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Chambers and Partners published recently its Practice Guide Securitisation 2019. Mayer Brown’s German securitization lawyers were pleased to contribute the Germany chapter.

Asset based finance and in particular securitisations are an important tool to provide funding to the economy and regulatory risk transfer to financial institutions. The Germany chapter of Chambers and Partners’ Practice

The past week in Germany has attracted and increased raised interest in blockchain based transactions.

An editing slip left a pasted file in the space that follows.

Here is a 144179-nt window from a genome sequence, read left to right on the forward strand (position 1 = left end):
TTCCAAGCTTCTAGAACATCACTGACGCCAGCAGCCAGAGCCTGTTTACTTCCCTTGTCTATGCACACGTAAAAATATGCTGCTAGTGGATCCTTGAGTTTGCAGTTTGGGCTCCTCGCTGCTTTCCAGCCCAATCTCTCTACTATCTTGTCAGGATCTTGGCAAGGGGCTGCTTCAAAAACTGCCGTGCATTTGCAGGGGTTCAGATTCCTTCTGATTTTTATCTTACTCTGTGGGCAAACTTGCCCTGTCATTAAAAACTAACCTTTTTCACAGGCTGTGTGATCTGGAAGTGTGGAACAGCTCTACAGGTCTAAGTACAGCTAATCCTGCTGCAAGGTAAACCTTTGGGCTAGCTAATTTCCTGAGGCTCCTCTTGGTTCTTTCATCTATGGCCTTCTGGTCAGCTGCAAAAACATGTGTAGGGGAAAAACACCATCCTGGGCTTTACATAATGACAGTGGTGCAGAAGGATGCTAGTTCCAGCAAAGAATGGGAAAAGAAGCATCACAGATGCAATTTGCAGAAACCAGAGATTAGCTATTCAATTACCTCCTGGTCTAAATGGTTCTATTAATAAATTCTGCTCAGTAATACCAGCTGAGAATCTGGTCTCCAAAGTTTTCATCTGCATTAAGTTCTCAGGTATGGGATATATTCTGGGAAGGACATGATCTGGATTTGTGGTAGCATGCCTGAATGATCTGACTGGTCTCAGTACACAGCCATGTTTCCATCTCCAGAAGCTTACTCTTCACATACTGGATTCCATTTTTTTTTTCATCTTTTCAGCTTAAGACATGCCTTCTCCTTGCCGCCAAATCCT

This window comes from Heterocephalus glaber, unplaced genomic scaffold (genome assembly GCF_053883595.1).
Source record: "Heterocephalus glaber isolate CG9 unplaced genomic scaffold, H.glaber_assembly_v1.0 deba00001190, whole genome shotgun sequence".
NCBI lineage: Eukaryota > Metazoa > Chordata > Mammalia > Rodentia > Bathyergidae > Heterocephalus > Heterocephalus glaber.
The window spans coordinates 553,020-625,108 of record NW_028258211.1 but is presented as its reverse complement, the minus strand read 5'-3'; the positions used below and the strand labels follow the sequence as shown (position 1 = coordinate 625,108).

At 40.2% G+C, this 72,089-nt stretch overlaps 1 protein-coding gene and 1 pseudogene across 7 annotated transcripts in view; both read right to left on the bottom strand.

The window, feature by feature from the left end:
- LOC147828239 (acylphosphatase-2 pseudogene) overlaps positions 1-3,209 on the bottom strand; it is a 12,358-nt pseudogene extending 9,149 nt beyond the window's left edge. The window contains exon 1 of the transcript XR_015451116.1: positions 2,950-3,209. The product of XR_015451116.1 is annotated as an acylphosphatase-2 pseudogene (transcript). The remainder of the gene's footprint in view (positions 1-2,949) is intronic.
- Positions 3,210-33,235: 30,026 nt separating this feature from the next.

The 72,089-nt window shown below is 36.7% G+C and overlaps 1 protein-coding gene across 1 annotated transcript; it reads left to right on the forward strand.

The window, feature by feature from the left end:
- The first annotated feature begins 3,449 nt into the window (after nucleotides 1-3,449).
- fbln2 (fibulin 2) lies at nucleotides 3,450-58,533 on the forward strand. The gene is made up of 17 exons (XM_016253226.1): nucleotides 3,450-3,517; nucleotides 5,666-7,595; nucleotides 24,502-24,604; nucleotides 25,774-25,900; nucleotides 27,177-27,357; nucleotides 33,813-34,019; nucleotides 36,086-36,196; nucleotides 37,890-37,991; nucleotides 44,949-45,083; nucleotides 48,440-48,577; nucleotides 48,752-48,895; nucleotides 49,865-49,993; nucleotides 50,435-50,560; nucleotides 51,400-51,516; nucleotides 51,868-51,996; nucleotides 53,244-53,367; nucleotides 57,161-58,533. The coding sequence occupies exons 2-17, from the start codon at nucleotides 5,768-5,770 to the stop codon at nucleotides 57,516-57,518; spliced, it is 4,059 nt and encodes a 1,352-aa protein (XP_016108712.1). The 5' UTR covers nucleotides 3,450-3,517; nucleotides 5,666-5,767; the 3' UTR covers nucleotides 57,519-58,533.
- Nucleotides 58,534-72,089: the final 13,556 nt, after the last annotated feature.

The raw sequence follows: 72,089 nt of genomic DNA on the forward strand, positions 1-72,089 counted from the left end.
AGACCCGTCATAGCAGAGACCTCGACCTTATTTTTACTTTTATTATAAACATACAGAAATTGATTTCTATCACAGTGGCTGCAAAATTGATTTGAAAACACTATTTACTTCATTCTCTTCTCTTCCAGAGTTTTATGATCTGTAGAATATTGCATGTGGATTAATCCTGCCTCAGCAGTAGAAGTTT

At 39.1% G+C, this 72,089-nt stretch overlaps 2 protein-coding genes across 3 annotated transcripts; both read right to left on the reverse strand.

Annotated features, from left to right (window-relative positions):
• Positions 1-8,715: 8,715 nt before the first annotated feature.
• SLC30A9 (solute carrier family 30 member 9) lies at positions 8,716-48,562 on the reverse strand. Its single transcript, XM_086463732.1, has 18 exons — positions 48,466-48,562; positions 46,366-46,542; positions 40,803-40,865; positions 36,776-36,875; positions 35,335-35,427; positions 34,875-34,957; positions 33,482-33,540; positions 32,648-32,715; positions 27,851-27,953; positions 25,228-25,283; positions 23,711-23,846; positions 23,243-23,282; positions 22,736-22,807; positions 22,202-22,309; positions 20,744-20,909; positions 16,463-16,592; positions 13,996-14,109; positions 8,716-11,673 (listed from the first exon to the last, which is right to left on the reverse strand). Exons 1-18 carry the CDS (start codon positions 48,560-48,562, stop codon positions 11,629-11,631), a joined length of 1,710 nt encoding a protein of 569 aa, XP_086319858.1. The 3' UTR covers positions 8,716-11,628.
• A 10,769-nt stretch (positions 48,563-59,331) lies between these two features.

Last week, three announcements brought further attention to the use of blockchain technology for capital market transactions in Germany. Initially, banks focused on the digitalisation of German Schuldschein loan issuances and OTC derivatives. Last week a very first ABCP issuance (see press release) and a plain money market issuance (see press release) via blockchain were published. However, both transactions are not governed by German law (but by Irish and Luxembourg law). In addition, the German regulator BaFin approved a securities prospectus for a public offer to retail investors of a subordinated uncertificated note issuance by a fintech company located in Berlin that is referenced by a token. This decision of BaFin appears to mark a new development in terms of the interpretation of the long established definition of a “security” under the European Prospectus Directive (and the respective definition under MIFID). Even though this definition is a regulatory based term and must therefore not fully be in line with German civil law, there remains a linkage to German civil law in particular when it comes to the question on whether or not the specific debt receivable/instrument is tradable and fungible.
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